It’ll involve a little bit of time and energy upfront, but is a super effective way to boost your consistency with details moving forward. 

4. Enlist some help

Relying on the advice and feedback of others is a great way to strengthen your eye for details—especially if you don’t quite trust yourself to spot the finer points yet.

Once you’ve completed something, ask a colleague or friend (preferably one who prides themselves on being detail-oriented) to review your work. 

When they’re done, take some time to look over their feedback and any errors they caught. Those are things you’ll want to keep an eye out for moving forward.

5. Break down larger projects

If you feel overwhelmed, you’re less likely to pay close attention to the details. You feel like you just need to make some progress, and quality takes a backseat.

Prevent this by breaking your bigger projects down into smaller, more manageable chunks. Not only does that make those daunting to-do’s feel more approachable, but it also gives you more regular pauses where you can reassess and refocus on specifics. 

Attention to detail interview questions: Be prepared to answer these

Anyone can say that they’re detail-oriented on their resume (and, in fact, hiring managers rate it as one of the worst words to include). 

To go beyond fluff and buzzwords, employers will use the job interview as their opportunity to evaluate whether or not you actually possess the skills you listed on your document. 

How do they determine whether or not you have a high attention to detail? They’ll pay attention to things like: 

  • How prepared you are for the interview
  • Whether or not you show up on time
  • How much detail you provide in your interview answers
  • What types of questions you ask at the end of the interview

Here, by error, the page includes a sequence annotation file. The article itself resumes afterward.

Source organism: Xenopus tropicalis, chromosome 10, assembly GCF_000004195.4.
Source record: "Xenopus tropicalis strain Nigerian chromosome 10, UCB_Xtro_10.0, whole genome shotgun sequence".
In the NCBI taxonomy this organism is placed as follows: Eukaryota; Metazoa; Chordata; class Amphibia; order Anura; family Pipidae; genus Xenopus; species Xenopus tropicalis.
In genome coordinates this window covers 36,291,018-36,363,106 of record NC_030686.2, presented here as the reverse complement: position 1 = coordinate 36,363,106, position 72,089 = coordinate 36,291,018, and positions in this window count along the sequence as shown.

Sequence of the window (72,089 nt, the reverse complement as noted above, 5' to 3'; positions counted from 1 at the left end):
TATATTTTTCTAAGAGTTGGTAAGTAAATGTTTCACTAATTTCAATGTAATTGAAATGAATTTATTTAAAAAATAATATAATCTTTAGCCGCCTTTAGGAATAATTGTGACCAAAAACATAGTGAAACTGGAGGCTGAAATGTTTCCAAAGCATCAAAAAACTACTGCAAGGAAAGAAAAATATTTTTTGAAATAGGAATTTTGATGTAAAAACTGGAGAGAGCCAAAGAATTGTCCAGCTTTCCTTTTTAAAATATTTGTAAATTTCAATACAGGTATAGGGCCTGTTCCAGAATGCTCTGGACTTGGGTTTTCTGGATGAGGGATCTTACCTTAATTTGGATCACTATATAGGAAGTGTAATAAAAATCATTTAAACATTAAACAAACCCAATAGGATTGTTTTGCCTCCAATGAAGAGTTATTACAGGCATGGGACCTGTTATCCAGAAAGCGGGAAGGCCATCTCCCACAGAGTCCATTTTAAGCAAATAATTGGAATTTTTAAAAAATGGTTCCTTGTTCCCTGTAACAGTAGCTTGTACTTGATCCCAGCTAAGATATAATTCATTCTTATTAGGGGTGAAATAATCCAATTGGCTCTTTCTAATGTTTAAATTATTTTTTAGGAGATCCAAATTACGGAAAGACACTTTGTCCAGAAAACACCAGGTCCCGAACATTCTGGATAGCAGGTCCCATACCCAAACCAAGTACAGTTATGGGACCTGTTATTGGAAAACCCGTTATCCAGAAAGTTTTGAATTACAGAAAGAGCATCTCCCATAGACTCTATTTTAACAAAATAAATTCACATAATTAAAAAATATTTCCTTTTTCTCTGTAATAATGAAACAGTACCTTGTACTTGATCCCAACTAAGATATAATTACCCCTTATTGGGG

However, they’ll also use their interview questions to determine whether or not you have an eye for the details. They might ask:

  • What systems do you have in place to check your own work?
  • Tell me about a time when you caught an error or problem...
  • Tell me about a project you worked on that required a high level of accuracy…
  • Tell me about the first steps you take when starting a new project…

You’ll notice that many of the above are behavioral interview questions—you know, those dreaded ones that start out with, “Tell me about…”

These types of questions are valuable for employers, as they allow them to go beyond generalities and hear about real-life times when you used a specific skill. So, be prepared to answer them with a detailed anecdote. 

The STAR method is helpful here, as it walks you through a framework you can use to provide enough information in your response. It stands for:

  • Situation: Describe the scenario you were in.
  • Task: Describe the specific role you played in that scenario.
  • Action: Describe the steps you took.
  • Result: Describe what you achieved (quantify when you can). 

So, imagine that your interviewer just asked you to tell them about a time you caught an error within your company. You could respond with:

  • Situation: This happened in my previous job at CompanyXYZ, where I was working as part of the content team.
  • Task: I was assigned a project that involved identifying our biggest traffic sources.
  • Action: I took a fine-tooth comb to our Google Analytics and found out that we had been misclassifying all of the traffic that came from our social media advertisements.
  • Results: I updated the links so that traffic sources would be clearer, and it allowed us to better tailor our content efforts and boost traffic by another 15%. 

Remember, you want to give enough detail to make your answer impactful—but you don’t need to get into so many specifics that the crux of your answer gets lost. The interviewer doesn’t need to know that it was a rainy Tuesday and you had a BLT for lunch that day. 

Identify, improve, and harness attention to detail in your job search

Sure, employers are looking for related experience and technical capabilities. But, there’s another thing they’re keeping an eye out for: a strong attention to detail.

Fortunately, much like any other skill, this is something you can improve. Use this as your guide to figure out your starting point, boost your competency, and showcase this important qualification in your job search.

Do that, and your resume will land at the top of the hiring manager’s pile—rather than at the bottom of the recycling bin. 

Curious to know if you possess a strong attention to detail? Take your free F4S assessment now